And finally, this is a book that gives us a chance to see a great mind in action. It feels as if we have been invited to the author's house and we are sharing in a relaxed and rambling after-dinner conversation in which Mazur, one of the world's greatest living mathematicians, explains to his guests how it is that imagining numbers is like imagining the yellow of a tulip. Anyone in his right mind, had they a chance to actually go to Mazur's house and have this conversation, would be crazy to miss the opportunity. We can't have Mazur in person, but here he is on the page, and it's a pleasure to get to know him.
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19 of 23 people found the following review helpful By R. Hardy HALL OF FAMETOP 500 REVIEWER on June 20, 2003
Format: Hardcover
Pythagoras is supposed to have said that all things are numbers, and from his time onwards, people have found that mathematics has been surprisingly supple and fitting in explaining the physical universe. If something is mathematically true, then it is among the most trustworthy concepts we can count on in this uncertain world. Yet mathematicians have had to incorporate more inclusive number systems, some of which they have originally found intimidating or even revolting. In Imagining Numbers (particularly the square root of minus fifteen) (Farrar, Straus, and Giroux), Harvard mathematician Barry Mazur has given a poetic and absorbing illustration of what it is to imagine mathematically. It isn't a book for mathematicians, but it has wonderful ideas about mathematics and what it is that mathematicians spend their time doing. Readers will need to do a few calculations, but mercifully few; the endnotes sometimes take a stronger mathematical background, but the actual mathematics within the text is unintimidating.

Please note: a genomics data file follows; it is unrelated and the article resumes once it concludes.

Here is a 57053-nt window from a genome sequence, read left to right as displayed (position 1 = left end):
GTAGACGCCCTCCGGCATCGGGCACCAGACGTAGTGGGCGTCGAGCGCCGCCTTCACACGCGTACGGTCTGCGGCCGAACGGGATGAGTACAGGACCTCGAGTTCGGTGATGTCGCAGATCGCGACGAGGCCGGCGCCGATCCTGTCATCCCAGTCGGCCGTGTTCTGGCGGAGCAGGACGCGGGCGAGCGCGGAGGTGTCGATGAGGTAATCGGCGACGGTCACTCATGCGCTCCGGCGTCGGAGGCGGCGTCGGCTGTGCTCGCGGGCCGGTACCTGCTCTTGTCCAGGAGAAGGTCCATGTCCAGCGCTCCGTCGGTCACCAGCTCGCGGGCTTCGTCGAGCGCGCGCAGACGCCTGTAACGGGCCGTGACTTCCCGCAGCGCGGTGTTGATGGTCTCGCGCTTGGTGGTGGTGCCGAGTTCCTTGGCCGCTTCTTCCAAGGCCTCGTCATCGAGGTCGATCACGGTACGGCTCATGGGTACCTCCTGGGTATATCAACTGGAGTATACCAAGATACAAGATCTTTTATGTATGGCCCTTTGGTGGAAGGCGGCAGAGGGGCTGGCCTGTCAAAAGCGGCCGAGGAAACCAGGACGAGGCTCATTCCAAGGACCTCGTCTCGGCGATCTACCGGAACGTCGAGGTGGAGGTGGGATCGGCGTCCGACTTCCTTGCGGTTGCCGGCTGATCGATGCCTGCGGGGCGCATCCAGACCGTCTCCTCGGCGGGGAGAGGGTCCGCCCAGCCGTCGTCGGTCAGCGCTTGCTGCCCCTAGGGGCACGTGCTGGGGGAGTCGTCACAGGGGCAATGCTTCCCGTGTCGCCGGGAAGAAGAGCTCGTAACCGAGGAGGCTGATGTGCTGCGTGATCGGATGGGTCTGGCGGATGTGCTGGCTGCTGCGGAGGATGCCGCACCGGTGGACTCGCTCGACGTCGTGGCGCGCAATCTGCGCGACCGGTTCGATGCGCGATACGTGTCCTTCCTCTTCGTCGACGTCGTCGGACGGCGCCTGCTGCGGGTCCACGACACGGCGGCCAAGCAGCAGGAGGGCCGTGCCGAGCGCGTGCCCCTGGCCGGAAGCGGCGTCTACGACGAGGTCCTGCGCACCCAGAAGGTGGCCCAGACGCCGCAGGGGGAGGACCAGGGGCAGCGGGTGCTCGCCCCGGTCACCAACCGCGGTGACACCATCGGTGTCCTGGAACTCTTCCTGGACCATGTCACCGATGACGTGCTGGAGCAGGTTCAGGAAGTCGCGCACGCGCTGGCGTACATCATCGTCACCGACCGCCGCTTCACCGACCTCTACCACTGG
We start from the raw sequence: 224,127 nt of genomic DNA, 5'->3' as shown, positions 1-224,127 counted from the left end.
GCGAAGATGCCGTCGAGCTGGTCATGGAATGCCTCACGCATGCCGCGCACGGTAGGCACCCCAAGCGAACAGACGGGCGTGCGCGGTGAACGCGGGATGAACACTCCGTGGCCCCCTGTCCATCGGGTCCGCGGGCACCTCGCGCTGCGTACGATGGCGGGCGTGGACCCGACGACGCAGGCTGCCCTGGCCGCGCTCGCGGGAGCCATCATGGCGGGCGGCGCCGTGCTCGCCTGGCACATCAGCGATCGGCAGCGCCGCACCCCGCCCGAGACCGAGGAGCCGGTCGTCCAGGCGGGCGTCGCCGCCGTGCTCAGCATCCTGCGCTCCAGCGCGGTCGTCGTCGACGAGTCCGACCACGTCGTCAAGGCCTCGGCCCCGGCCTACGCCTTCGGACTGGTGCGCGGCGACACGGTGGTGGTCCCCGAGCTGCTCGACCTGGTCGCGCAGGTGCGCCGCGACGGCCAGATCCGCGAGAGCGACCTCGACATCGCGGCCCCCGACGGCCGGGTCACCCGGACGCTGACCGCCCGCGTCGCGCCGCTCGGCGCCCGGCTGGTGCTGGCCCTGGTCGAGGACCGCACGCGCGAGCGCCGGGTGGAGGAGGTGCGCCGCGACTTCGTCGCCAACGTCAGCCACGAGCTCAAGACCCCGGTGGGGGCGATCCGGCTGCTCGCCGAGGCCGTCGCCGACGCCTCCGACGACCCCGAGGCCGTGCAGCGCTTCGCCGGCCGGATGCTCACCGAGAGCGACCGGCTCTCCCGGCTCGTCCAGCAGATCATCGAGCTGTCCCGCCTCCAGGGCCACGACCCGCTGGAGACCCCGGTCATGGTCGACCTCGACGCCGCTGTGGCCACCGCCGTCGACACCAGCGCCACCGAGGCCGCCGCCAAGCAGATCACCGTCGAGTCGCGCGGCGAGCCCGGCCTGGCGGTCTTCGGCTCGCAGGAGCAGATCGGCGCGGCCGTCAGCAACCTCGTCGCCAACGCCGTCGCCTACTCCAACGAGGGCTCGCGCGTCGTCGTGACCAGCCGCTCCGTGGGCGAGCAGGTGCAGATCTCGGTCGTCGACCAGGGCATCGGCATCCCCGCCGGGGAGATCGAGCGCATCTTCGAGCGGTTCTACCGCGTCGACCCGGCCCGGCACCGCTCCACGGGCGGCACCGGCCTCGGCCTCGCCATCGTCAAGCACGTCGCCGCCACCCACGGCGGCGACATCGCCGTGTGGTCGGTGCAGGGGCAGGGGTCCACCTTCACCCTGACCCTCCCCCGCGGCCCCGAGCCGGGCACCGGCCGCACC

Some numbers just seem to be part of us; even babies seem to know the small ones. But big ones, or fractions, or irrationals, take a bit of imagination to understand. When negative numbers were discovered (or invented), mathematicians could use them practically in calculations, even though they were originally called _fictae_ or fictions. But the square root of a negative number doesn't make much intuitive sense. Think of a square with an area of negative nine; it then has a side equal to the square root of negative nine, which isn't three or negative three. Mazur explains, "This has more the ring of a Zen koan than of a question amenable to a quantitative answer." The square roots of negative numbers would not stay impractical like a Zen koan, however.
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13 of 16 people found the following review helpful By Dan Taflin on July 31, 2003
Format: Hardcover
I read this book during the leisure time of a vacation, when I could have spent hours on tangents if the situation called for it. In fact, I did take the time to do some of the calculations suggested in the text. Unfortunately, despite its moments of brilliance, I did not find the book in general suitable for leisurely contemplation, but found myself racing toward the conclusion and both relieved and disappointed when I reached it.
Mazur is trying very hard to reach the liberal arts audience. To that end, he throws in piles of philosophical speculations, with copious references to classical works. That in itself is not a fault; but the execution of it is awkward. He slavishly alternates mathematical teaching with philosophical speculation, thus destroying any sense of continuity in the narrative. I found myself skipping the "liberal arts" portions so I could continue the thread of mathematical reasoning without interruption.
He is at his best when he introduces the complex plane. Its connection with rotation is beautifully made, and is the one piece of "new" information I took from the book. I wish he had emphasized more the "Fundamental Theorem of Algebra," which shows how inclusion of imaginary numbers completes the theory of solutions of algebraic equations, but I won't quibble about that.
In the end, I must conclude that Mazur's goal of helping us imagine what must have been in the minds of the inventors/discoverers of imaginary numbers is a failure. Less philosophy and more history would have been a better path to that end. I would love to read what mathematicians themselves were thinking and saying about this new theory as it was being developed, but there is precious little of that.